Is bone loss or devascularization associated with recurrence of osteomyelitis in wartime open tibia fractures?

Joseph L. Petfield*, David R. Tribble, Benjamin K. Potter, Louis R. Lewandowski, Amy C. Weintrob, Margot Krauss, Clinton K. Murray, Daniel J. Stinner

*Corresponding author for this work

Research output: Contribution to journalArticlepeer-review

10 Scopus citations


BackgroundDuring recent wars, 26% of combat casualties experienced open fractures and these injuries frequently are complicated by infections, including osteomyelitis. Risk factors for the development of osteomyelitis with combat-related open tibia fractures have been examined, but less information is known about recurrence of this infection, which may result in additional hospitalizations and surgical procedures.Questions/purposes(1) What is the risk of osteomyelitis recurrence after wartime open tibia fractures and how does the microbiology compare with initial infections? (2) What factors are associated with osteomyelitis recurrence among patients with open tibia fractures? (3) What clinical characteristics and management approaches are associated with definite/probable osteomyelitis as opposed to possible osteomyelitis and what was the microbiology of these infections?MethodsA survey of US military personnel injured during deployment between March 2003 and December 2009 identified 215 patients with open tibia fractures, of whom 130 patients developed osteomyelitis and were examined in a retrospective analysis. No patients with bilateral osteomyelitis were included. Twenty-five patients meeting osteomyelitis diagnostic criteria were classified as definite/probable (positive bone culture, direct evidence of infection, or symptoms with culture and/or radiographic evidence) and 105 were classified as possible (bone contamination, organism growth in deep wound tissue, and evidence of local/systemic inflammation). Patients diagnosed with osteomyelitis were treated with débridement and irrigation as well as intravenous antibiotics. Fixation hardware was retained until fracture union, when possible. Osteomyelitis recurrence was defined as a subsequent osteomyelitis diagnosis at the original site ≥ 30 days after completion of initial treatment. This followup period was chosen based on the definition of recurrence so as to include as many patients as possible for analysis. Factors associated with osteomyelitis recurrence were assessed using univariate analysis in a subset of the population with ≥ 30 days of followup. Patients who had an amputation at or proximal to the knee after the initial osteomyelitis were not included in the recurrence assessment.ResultsOf 112 patients meeting the criteria for assessment of recurrence, 31 (28%) developed an osteomyelitis recurrence, of whom seven of 25 (28%) had definite/probable and 24 of 87 (28%) had possible classifications for their initial osteomyelitis diagnosis. Risk of osteomyelitis recurrence was associated with missing or devascularized bone (recurrence, 14 of 31 [47%]; nonrecurrence, 22 of 81 [28%]; hazard ratio [HR], 3.94; 1.12-13.81; p = 0.032) and receipt of antibiotics for 22-56 days (recurrence, 20 of 31 [65%]; nonrecurrence: 37 of 81 [46%]; HR, 2.81; 1.05-7.49; p = 0.039). Compared with possible osteomyelitis, definite/probable osteomyelitis was associated with localized swelling at the bone site (13 of 25 [52%] versus 28 of 105 [27%]; risk ratio [RR], 1.95 [1.19-3.19]; p = 0.008) and less extensive skin and soft tissue injury at the time of trauma (9 of 22 [41%; three definite/probably patients missing data] versus 13 of 104 [13%; one possible patient missing data]; RR, 3.27 [1.60-6.69]; p = 0.001). Most osteomyelitis infections were polymicrobial (14 of 23 [61%; two patients with missing data] for definite/probable patients and 62 of 105 [59%] for possible patients; RR, 1.03 [0.72-1.48]; p = 0.870). More of the definite/probable patients received vancomycin (64%) compared with the possible patients (41%; p = 0.046), and the duration of polymyxin use was longer (median, 38 days versus 16 days, p = 0.018). Time to definitive fracture fixation was not different between the groups.ConclusionsRecurrent osteomyelitis after open tibia fractures is common. In a univariate model, patients with an intermediate amount of bone loss and those treated with antibiotics for 22 to 56 days were more likely to experience osteomyelitis recurrence. Because only univariate analysis was possible, these findings should be considered preliminary. Osteomyelitis recurrence rates were similar, regardless of initial osteomyelitis classification, indicating that diagnoses of possible osteomyelitis should be treated aggressively.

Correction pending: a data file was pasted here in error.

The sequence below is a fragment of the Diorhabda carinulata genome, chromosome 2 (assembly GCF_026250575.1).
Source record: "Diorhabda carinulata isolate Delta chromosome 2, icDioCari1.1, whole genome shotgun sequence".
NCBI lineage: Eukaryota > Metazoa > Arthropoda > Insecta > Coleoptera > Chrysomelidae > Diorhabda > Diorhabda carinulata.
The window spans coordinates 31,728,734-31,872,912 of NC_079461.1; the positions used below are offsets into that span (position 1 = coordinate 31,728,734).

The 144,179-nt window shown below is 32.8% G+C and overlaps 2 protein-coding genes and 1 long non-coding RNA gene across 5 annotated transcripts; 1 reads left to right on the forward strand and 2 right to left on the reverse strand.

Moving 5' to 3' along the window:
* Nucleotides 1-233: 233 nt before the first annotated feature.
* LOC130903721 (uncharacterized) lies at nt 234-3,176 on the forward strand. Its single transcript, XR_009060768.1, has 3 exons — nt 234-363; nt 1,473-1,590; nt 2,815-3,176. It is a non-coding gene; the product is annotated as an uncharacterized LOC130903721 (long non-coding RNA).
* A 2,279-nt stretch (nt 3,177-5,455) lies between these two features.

Original languageEnglish
Pages (from-to)789-801
Number of pages13
JournalClinical Orthopaedics and Related Research
Issue number4
StatePublished - 1 Apr 2019


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